Sam Walmsley, Lead Orthotist at LOC, assessed Austin in LOC’s purpose-built gait laboratory. “It quickly became apparent that, although Austin could walk for short distances in his previous splints, he was very unsteady and unsure of his own stability,” Sam explains. “There were several issues with his previous splints. They didn’t fit him well, they weren’t controlling the movement around his foot, his asymmetrical gait pattern had not been considered and he needed some orthotic adaptations to his shoes as well. So, we took new casts and manufactured a bespoke set of AFOs to address these issues. We equalised his leg lengths within the prescription and created a more biomechanically accurate fit around his foot and ankle. The result was a pair of AFOs that are very snugly fitted and control his tendency to pronation extremely well. The right and left AFO were designed differently to control the specific gait problem on each leg. We then customised a pair of normal trainers with a flat base and a slight wedge to achieve the correct shank to vertical angle. As soon as we fitted the new AFOs, Austin’s gait became more balanced. He showed more control and stability and a good alignment of his lower limbs. The AFOs generated the required forces to produce a normal gait pattern, this in turn will also help his bones and muscles grow and develop correctly.”
Austin’s treatment at LOC is being conducted within the OSKAR (Optimal Segmental Kinematic Alignment approach to Rehabilitation) framework. This was originally developed in 2012 by renowned physiotherapist, Elaine Owen, in partnership with LOC. The extensively evidenced framework operates within ICF guidelines. It aims to work with parents and health professionals to set, monitor and achieve individual goals for children with lower limb neuromuscular conditions. Bradley tells us that this approach, coupled with LOC’s gait lab technology, has made all the difference for Austin. “Other orthotic clinics offer similar treatments,” he says, “But LOC’s video vector technology measures exactly where Austin’s weight is being distributed, how his hips are moving and how his legs are moving. It’s those insights that have made his new AFOs so effective. Even within a few days, LOC’s splints have had more impact on his independence of movement than anything else we have done. And the team is really supportive. They didn’t just ask us what our goals were for Austin, but also how we wanted to get there. In fact, as we have learnt more about what’s possible with orthotics, those goals have shifted. We spent years trying to work out how to get Austin out of splints completely, however it wasn’t until we met Sam that we realised that the most meaningful goal is for him to walk independently, even if he needs to continue wearing splints to do that.”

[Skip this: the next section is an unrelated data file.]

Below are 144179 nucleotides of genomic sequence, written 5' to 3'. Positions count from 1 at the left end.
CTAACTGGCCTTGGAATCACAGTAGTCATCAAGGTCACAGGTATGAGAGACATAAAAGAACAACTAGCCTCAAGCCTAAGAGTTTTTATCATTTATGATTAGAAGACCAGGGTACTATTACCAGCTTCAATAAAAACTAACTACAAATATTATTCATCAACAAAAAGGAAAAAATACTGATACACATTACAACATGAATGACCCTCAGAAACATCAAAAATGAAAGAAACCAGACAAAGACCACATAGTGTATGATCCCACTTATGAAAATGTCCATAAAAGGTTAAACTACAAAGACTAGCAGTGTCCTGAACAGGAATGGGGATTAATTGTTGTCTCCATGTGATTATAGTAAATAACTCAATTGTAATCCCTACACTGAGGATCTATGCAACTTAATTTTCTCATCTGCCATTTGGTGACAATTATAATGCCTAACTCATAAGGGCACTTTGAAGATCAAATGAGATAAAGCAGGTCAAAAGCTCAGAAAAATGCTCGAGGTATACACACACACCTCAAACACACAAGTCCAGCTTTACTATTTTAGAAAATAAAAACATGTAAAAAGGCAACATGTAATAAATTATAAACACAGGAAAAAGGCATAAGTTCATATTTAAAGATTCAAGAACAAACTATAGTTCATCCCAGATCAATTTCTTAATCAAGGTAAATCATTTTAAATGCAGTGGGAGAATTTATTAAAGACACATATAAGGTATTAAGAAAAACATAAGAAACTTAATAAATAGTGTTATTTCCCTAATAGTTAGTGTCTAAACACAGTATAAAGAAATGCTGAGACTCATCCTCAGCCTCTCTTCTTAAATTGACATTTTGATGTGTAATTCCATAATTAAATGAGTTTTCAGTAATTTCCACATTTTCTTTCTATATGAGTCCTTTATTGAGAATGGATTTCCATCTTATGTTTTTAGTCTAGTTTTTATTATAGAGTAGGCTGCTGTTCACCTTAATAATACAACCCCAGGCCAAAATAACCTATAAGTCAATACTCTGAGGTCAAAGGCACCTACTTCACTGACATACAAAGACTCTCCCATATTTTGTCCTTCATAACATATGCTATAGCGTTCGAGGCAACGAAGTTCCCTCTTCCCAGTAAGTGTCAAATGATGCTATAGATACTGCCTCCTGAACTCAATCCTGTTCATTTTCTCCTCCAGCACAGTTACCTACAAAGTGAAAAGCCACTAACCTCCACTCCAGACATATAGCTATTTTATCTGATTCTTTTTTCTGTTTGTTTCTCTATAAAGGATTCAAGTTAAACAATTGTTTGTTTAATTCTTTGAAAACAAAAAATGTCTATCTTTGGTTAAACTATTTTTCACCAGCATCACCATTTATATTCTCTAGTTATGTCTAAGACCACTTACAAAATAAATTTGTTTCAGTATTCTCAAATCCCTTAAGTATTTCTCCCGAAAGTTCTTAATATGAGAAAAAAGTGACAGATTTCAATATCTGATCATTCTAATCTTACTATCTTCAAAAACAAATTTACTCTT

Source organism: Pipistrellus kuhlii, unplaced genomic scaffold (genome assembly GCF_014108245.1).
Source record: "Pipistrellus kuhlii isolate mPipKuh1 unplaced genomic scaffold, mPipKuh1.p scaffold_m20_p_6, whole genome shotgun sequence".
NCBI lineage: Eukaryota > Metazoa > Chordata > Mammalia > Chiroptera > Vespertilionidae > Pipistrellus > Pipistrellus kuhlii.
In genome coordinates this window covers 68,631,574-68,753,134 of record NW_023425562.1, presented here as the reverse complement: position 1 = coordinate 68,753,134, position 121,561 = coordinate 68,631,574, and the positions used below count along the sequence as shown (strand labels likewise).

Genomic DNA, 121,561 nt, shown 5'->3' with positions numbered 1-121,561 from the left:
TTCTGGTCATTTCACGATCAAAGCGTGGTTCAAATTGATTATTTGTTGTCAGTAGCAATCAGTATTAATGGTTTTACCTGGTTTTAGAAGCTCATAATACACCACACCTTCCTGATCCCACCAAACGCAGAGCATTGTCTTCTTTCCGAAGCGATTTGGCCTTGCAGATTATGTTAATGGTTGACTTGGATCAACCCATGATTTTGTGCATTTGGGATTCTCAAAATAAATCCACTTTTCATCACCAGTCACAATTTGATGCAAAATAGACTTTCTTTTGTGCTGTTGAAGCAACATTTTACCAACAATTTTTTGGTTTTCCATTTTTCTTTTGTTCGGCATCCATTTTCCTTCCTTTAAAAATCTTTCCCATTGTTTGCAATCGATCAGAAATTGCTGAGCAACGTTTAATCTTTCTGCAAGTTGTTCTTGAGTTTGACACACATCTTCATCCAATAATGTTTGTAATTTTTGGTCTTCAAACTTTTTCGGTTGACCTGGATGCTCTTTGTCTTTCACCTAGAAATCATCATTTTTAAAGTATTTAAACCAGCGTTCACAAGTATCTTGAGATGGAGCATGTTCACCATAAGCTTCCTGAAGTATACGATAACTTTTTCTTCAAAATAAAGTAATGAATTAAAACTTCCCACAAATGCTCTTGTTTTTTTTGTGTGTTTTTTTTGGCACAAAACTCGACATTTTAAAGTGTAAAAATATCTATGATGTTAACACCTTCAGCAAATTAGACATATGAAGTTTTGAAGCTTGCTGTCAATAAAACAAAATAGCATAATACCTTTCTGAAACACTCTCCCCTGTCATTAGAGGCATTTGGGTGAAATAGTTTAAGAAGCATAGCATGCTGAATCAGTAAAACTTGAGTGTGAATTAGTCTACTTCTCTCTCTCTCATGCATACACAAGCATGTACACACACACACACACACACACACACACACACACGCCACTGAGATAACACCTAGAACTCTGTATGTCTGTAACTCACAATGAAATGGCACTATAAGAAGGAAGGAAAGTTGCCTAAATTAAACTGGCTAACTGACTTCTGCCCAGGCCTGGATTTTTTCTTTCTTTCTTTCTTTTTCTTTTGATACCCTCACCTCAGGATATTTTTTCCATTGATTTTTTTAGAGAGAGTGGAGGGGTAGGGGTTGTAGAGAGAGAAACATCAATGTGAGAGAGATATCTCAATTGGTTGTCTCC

Four months on from that first appointment, Bradley tells us that progress is extremely encouraging. “Now, it’s the norm for Austin to just get up and walk around the house on his own. Next, we hope he’ll be doing the same outside with real confidence. For the first time ever the other day, he walked beside me for about forty minutes, with Freddie by his side. On the surface, there isn’t much difference between other orthotic providers and LOC. In reality, though, ‘not much difference’ has made all the difference in the world! We are living proof of exactly what LOC’s approach can achieve in a short space of time.”
If you have a child with a lower limb neuromuscular condition caused by natal or acquired brain injury, LOC can help. Take a look at our paediatric orthotics page to get started, or contact LOC to talk to one of our skilled orthotists about the best course of action for your child’s individual circumstances.